• But scaling can be done, and in order to do so, the metric that I find natural and easy to focus on is the implied professional fee that is being charged to the client. This can be done in almost any service industry: think about what you’re charging the client in terms of an implied per hour cost. Take your fee and divide it by the number of hours you or your people will work. Whether it is $100, $200, $500, $1000+, the principle is the same.
  • If you want to scale and grow, you need to ruthlessly outsource tasks that can be performed at an equivalent level to those with the lowest rate. If your rate is $500/hour, does it make sense for you to be doing document preparation or formatting that you can pay $15 to $20/hour for? Or even to be maintaining a model yourself? The argument to this is that by removing yourself from the work, the overall work will lose quality. As a thought experiment, does a film lose quality because a director is not doing the cinematography or acting himself? This is a big problem in small consulting companies where everyone is expected to do everything. My experience has suggested to me that this is immensely inefficient.
  • Merely going through this exercise will force you to develop systems, templates, methods, and training, which will increase the productivity of the entire team. Another issue at play here is the sheer economics of batch tasking and the costs of switching. Switching tasks incurs mental and thus temporal costs. Even if, theoretically, there were a ‘superstar’ consultant who could do each of 5 individual tasks at a superior rate than anyone else in the organization, this person may still be slower to complete the entire ‘set’ of tasks than 5 different people specializing in those tasks, because of the switching costs.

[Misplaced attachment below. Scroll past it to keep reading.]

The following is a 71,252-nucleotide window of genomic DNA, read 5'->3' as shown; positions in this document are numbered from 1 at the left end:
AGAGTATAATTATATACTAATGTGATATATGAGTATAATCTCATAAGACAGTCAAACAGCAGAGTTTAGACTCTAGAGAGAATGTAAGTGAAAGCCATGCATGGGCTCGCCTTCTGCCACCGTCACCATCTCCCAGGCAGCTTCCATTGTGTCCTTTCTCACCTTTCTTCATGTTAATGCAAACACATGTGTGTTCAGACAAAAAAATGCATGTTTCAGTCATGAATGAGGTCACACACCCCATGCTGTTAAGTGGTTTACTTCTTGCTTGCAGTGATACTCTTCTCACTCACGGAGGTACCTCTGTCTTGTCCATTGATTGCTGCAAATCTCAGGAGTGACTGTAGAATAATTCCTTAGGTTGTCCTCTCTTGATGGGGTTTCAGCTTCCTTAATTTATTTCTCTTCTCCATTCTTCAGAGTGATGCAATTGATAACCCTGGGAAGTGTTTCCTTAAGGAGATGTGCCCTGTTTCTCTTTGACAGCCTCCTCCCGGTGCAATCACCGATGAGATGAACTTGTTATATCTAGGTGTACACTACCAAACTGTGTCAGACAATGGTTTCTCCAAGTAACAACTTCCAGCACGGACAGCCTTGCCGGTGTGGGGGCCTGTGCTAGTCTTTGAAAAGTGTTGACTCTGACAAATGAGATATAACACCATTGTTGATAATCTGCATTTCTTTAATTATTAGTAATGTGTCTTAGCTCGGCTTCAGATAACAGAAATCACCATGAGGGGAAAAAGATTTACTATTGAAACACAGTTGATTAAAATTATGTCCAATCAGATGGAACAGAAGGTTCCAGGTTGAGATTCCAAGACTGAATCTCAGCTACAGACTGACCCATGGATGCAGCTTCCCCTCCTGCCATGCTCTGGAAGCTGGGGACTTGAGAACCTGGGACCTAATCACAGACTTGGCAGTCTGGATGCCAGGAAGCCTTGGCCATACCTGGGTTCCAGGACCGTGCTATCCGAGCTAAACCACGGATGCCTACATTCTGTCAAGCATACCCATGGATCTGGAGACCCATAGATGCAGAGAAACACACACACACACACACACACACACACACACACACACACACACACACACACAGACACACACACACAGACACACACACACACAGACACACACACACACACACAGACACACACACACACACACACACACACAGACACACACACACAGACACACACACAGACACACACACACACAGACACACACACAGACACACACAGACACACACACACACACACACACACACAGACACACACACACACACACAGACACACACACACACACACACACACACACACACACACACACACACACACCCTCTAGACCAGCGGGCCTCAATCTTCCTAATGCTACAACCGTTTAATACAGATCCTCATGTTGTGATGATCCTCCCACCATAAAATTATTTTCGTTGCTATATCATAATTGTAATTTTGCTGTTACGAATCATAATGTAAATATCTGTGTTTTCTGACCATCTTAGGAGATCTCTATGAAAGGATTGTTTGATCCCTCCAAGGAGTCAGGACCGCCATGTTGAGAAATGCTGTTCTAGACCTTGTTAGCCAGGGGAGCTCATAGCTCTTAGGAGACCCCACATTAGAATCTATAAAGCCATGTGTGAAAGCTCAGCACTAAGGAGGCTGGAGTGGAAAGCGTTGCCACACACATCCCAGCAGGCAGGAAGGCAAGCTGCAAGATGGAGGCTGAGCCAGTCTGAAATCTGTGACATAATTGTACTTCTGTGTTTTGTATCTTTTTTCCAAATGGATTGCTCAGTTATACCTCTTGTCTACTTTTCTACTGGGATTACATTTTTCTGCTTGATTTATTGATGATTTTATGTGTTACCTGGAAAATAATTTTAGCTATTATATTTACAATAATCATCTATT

• This is the kind of issue you deal with as you make the transition from entry-level positions to higher ones, and you’ll have to abandon old habits and gain new ones. This is the kind of struggle you experience at any professional services firm. Where you go from being a person who produces work, to the one who guides and oversees it, and then finally who ‘manages’ and sells it. You remove yourself from the work that you were originally hired to do, and you need to develop new skills to adapt.
  • It may very well be the case that you are content with the level of sales and work-to-reward ratio you are experiencing. Then none of this applies. But in a changing world, stagnation is by definition a regression. To even keep up, we must keep growing and optimizing.
  • More on people — who as brain-carriers, are a consulting firm’s primary asset, as the saying goes. Programmers talk about the 10x programmer, and to a certain extent I believe this is true of people in any service-oriented industry. Performance conforms to a distribution with fat tails on either end. 80% of the people are in the middle, which does not imply mediocre. It just means everyone is clustered there. Then there are the 1–5% who are outliers in either direction. Alternatively, if you think about the 80/20 rule, it is saying that a sufficing level of work, the 80%, is easy to achieve. This is the equivalent to getting a solid B in a bell-curve weighted class. I hated this system in college, by the way. But the 20% is the spread field, where you distinguish yourself from others. It’s a wide open field. 20% is the details, and this is where people differentiate themselves by adding more value than others.